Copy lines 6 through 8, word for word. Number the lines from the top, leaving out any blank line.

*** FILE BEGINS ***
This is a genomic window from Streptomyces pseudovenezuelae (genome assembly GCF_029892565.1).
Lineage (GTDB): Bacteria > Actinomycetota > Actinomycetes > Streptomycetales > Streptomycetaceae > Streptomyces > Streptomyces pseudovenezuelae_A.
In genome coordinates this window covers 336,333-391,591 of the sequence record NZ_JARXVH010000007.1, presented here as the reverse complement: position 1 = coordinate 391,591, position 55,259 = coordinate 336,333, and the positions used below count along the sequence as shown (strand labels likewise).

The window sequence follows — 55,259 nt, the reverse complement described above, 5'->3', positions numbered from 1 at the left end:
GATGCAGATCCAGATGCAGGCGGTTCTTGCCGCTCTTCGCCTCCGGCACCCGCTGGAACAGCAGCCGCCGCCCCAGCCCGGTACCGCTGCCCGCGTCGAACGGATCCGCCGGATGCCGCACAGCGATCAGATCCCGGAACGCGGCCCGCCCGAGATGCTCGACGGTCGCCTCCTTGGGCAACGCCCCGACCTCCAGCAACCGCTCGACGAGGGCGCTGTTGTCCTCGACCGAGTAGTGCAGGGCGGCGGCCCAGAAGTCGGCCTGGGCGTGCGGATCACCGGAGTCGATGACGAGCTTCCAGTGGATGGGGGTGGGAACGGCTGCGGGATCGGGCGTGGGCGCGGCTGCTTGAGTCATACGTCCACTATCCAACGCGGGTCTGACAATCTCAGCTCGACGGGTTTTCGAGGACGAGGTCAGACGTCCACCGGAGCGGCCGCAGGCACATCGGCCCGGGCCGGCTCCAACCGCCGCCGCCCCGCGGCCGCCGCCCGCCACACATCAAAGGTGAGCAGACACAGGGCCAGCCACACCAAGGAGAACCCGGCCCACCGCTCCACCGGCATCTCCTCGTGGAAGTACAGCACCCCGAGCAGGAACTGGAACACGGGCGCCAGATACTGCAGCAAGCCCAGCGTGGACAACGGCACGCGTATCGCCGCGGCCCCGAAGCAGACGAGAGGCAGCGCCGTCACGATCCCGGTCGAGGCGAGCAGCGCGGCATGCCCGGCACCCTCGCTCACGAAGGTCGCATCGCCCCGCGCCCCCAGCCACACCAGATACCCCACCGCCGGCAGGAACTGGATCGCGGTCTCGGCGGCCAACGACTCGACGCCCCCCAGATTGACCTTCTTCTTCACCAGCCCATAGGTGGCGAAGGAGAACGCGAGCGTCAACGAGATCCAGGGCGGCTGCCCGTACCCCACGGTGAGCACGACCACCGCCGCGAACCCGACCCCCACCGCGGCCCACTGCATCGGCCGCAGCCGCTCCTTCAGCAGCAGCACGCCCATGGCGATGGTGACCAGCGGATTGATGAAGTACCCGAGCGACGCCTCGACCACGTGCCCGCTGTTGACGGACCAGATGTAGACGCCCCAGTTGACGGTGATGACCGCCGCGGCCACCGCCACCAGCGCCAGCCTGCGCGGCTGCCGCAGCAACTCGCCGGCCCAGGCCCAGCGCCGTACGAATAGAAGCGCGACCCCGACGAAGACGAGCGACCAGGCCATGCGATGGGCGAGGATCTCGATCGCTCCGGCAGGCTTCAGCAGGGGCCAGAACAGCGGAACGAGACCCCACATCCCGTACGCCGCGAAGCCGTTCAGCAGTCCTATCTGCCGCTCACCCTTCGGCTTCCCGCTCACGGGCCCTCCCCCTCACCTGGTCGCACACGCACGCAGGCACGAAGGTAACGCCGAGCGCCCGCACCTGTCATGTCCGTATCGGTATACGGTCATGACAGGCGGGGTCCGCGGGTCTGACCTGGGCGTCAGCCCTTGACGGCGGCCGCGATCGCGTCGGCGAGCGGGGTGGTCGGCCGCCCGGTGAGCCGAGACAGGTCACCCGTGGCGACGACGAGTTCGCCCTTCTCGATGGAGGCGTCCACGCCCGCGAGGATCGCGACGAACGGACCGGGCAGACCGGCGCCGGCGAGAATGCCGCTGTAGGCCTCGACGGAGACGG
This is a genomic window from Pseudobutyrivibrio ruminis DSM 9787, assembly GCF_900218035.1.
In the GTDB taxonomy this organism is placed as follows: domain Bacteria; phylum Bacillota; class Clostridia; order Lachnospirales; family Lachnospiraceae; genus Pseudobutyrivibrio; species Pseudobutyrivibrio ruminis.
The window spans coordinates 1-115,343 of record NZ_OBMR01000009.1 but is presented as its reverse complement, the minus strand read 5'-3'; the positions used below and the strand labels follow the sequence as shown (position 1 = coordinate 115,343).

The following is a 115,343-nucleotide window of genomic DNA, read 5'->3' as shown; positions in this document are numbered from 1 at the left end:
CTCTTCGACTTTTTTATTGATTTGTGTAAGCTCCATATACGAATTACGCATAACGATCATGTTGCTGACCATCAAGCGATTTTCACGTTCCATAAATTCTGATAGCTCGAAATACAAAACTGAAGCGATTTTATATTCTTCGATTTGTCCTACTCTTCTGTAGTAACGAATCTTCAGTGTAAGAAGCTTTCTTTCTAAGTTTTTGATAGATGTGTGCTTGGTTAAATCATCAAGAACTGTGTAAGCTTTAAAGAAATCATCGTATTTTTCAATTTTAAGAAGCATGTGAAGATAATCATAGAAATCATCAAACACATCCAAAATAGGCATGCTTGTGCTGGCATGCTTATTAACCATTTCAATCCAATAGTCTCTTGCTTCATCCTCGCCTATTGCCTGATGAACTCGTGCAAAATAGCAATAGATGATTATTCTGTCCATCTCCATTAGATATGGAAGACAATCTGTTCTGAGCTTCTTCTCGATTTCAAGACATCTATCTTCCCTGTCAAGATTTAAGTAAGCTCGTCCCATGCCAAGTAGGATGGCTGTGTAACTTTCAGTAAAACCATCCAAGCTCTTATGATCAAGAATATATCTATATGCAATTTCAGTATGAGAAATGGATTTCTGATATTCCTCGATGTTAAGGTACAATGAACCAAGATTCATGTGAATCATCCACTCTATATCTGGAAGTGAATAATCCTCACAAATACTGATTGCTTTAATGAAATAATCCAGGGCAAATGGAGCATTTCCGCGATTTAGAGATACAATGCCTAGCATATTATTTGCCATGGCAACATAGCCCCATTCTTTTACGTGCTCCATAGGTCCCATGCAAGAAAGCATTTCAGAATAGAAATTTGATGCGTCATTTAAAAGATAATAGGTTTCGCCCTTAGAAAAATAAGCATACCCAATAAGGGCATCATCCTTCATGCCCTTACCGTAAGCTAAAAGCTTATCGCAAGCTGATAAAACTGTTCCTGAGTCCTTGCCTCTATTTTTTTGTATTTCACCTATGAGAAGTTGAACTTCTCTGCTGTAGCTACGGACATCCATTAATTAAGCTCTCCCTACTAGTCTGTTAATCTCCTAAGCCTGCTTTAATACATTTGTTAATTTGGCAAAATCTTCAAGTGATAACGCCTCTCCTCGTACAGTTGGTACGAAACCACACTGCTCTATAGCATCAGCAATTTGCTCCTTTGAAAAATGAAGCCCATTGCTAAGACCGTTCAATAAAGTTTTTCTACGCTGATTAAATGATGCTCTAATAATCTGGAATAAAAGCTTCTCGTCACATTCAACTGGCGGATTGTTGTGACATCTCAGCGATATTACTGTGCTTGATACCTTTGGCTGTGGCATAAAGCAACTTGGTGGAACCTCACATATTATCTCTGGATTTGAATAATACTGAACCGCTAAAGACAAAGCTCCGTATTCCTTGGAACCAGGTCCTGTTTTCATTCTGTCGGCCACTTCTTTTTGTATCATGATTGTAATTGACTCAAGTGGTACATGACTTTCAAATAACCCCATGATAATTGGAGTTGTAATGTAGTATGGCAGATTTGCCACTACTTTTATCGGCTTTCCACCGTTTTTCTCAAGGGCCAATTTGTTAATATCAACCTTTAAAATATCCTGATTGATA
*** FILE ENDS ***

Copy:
This is a genomic window from Pseudobutyrivibrio ruminis DSM 9787, assembly GCF_900218035.1.
In the GTDB taxonomy this organism is placed as follows: domain Bacteria; phylum Bacillota; class Clostridia; order Lachnospirales; family Lachnospiraceae; genus Pseudobutyrivibrio; species Pseudobutyrivibrio ruminis.
The window spans coordinates 1-115,343 of record NZ_OBMR01000009.1 but is presented as its reverse complement, the minus strand read 5'-3'; the positions used below and the strand labels follow the sequence as shown (position 1 = coordinate 115,343).